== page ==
Lucky #37

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The night still young yet the windows already steamy at the Milange dance studio. Underneath glamorous chandeliers, dancers enter a world beyond the ordinary. It’s the dead of winter so underneath many layers they dress to impress, heart’s set upon cutting a rug. This is the smile of a girl feeling an abundance of energy and ready to celebrate, donning her suede bottomed dance shoes, music urging her feet to the dance floor.

I could not have been happier to finally be allowed to dance again after enduring almost a year of cancer treatments and suffering from a fractured fibula. Talk about a double whammy. How do I celebrate moving past this? By going ballroom dancing for my birthday of course! I love my handsome sweet guy- he was such a trooper. He kept his complaints down to a manageable minimum (this is not his idea of fun.) He lovingly and jokingly calls me his old lady, all in good fun as he points out the much more “mature” looking clientele present. I have long ago learned to cast aside his judgements upon this sport. It doesn’t bother me, I know it is still a very lively sport. I am a former instructor (15 yrs ago and just like riding a bicycle, you never forget!) Some of my best dance partners, being older, can easily put any 20 year old to shame. Proof that skill here is a hard earned accomplishment, not limited by age. There is such culture, beauty, drama, and elegance to ballroom. The man confidently leading the patterns; the woman responding with a blindly trusting follow while adding her own stylish embellishments (usually in high heels and walking backwards, it ain’t easy!) I am Ginger Rogers, gracefully letting the music guide me. It never gets old. And bonus, it’s a great mental and physical workout.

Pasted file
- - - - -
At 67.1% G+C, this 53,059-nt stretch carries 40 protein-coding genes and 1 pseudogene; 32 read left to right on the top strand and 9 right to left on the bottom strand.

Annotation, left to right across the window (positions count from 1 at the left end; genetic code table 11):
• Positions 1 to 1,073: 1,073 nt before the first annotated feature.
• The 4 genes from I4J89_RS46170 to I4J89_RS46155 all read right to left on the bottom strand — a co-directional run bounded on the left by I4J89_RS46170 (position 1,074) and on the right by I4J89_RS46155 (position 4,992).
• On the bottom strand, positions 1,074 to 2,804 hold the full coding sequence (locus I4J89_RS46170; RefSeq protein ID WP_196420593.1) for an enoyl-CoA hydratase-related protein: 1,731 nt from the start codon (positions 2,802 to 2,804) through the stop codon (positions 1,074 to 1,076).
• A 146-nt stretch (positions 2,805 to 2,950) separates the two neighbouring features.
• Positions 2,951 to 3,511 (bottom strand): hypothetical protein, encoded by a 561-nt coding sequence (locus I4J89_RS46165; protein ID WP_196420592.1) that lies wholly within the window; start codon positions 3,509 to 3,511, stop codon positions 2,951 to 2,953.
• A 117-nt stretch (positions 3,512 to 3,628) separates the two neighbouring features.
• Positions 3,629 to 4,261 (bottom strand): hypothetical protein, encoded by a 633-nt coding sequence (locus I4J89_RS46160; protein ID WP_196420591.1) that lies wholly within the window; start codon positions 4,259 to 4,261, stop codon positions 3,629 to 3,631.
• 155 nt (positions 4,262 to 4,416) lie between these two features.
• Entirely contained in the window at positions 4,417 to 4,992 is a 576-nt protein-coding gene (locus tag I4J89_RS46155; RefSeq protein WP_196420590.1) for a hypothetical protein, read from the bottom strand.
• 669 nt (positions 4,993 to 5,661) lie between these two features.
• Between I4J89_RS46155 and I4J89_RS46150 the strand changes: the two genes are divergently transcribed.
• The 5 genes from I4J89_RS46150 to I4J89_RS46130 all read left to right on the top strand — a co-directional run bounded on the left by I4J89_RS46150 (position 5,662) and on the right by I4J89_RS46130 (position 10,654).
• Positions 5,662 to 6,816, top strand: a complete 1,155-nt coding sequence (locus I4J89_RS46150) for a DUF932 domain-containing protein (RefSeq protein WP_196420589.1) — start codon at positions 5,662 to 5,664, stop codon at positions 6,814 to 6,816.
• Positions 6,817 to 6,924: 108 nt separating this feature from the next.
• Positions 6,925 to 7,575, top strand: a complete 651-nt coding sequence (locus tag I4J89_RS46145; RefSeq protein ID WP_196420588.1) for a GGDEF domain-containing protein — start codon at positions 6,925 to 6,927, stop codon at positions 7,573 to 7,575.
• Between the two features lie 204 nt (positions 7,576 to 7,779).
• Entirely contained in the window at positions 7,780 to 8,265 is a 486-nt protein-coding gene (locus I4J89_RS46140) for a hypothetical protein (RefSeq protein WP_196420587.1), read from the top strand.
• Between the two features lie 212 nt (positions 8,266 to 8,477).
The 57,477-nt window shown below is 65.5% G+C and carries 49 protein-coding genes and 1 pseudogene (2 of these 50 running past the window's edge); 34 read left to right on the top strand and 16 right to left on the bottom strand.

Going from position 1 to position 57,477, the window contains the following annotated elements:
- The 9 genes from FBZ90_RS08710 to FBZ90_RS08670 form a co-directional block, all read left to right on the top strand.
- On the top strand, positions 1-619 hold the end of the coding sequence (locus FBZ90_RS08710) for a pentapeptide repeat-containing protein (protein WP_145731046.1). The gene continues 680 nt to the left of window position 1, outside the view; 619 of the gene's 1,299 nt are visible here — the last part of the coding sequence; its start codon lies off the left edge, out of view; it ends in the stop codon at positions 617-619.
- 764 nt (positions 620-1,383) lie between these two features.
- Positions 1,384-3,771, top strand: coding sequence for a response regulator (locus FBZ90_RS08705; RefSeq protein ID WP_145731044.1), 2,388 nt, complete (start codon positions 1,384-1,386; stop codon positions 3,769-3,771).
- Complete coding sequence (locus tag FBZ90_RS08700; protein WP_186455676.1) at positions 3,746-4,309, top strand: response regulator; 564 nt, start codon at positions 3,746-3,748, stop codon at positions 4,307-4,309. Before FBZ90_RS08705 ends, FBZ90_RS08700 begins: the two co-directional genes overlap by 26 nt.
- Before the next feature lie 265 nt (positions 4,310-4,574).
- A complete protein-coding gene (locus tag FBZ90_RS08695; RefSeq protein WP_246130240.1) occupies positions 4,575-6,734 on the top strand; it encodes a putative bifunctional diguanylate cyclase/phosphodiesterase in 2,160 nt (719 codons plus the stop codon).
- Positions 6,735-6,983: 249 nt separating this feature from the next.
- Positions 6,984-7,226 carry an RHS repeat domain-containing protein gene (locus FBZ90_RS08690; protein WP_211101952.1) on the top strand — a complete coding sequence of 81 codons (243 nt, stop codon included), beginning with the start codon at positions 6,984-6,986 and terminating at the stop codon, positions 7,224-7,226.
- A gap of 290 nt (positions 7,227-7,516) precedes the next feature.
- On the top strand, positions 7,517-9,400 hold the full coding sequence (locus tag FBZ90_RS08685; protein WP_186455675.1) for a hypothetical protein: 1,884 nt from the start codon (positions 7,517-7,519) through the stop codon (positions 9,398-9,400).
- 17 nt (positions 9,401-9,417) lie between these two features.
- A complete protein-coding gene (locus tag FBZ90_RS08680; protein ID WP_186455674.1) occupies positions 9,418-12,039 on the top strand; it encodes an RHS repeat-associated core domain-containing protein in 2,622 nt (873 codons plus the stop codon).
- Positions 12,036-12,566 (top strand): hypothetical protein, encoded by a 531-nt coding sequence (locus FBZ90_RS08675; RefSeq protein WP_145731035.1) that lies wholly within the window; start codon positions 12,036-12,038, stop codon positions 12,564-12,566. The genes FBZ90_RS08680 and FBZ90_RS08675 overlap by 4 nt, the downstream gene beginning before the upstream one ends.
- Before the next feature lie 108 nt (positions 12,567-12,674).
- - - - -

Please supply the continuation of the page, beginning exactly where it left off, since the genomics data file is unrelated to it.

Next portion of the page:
We got to hang out with friends that I haven’t seen since before cancer. Some of them didn’t even know what I’ve been going through as I just haven’t been able to keep up with everyone. An old friend that I used to teach with (we began by going through training together) had no idea what I’ve been going through and didn’t recognize me across the room. When I got close he was shocked. At first he thought I had this haircut by choice, slightly wounding my pride by exclaiming, “Bald?” (I swear I see some hair upon my head!) And then me, getting to share my happy news of no longer having cancer. They all agreed that I need to go to a karaoke bar and sing Sinnead O’Connor’s “Nothing Compares to You.” (of course I’ve lip synced to it in the mirror many times!)

Thankfully, being 2 months out from surgery, I was able to move my arms without any stiffness as I flew around the dance floor, spinning and fast stepping my way through song after song, nor did my ankle feel any pain.

It was such a great birthday. No words can describe the feeling of having a birthday and looking back over the past year knowing without a shadow of a doubt that I beat cancer. As I begin my 37th trip around the sun I know it’s going to be an incredible one. I’ve gotten back to doing many things that I love: painting, cooking, feeling creative and vibrant once again.

More Bday fun: got to go with my daughter on her class field trip to the Kansas State Capital. The kids sung me Happy birthday! They are so sweet!